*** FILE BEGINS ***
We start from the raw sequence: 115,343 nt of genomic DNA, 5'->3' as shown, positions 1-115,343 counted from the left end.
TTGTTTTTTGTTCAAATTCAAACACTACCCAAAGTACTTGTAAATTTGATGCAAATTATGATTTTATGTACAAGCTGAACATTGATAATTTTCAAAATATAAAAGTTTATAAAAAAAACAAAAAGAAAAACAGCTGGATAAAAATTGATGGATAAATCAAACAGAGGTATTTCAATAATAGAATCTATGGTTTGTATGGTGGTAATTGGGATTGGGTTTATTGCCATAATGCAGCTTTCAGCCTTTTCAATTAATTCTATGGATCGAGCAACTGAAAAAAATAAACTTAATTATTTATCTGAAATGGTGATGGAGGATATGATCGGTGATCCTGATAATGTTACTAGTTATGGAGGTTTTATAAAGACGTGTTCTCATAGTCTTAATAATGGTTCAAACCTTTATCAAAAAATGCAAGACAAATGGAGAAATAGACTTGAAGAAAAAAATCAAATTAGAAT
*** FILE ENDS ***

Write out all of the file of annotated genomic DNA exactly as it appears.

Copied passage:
We start from the raw sequence: 115,343 nt of genomic DNA, 5'->3' as shown, positions 1-115,343 counted from the left end.
TTGTTTTTTGTTCAAATTCAAACACTACCCAAAGTACTTGTAAATTTGATGCAAATTATGATTTTATGTACAAGCTGAACATTGATAATTTTCAAAATATAAAAGTTTATAAAAAAAACAAAAAGAAAAACAGCTGGATAAAAATTGATGGATAAATCAAACAGAGGTATTTCAATAATAGAATCTATGGTTTGTATGGTGGTAATTGGGATTGGGTTTATTGCCATAATGCAGCTTTCAGCCTTTTCAATTAATTCTATGGATCGAGCAACTGAAAAAAATAAACTTAATTATTTATCTGAAATGGTGATGGAGGATATGATCGGTGATCCTGATAATGTTACTAGTTATGGAGGTTTTATAAAGACGTGTTCTCATAGTCTTAATAATGGTTCAAACCTTTATCAAAAAATGCAAGACAAATGGAGAAATAGACTTGAAGAAAAAAATCAAATTAGAAT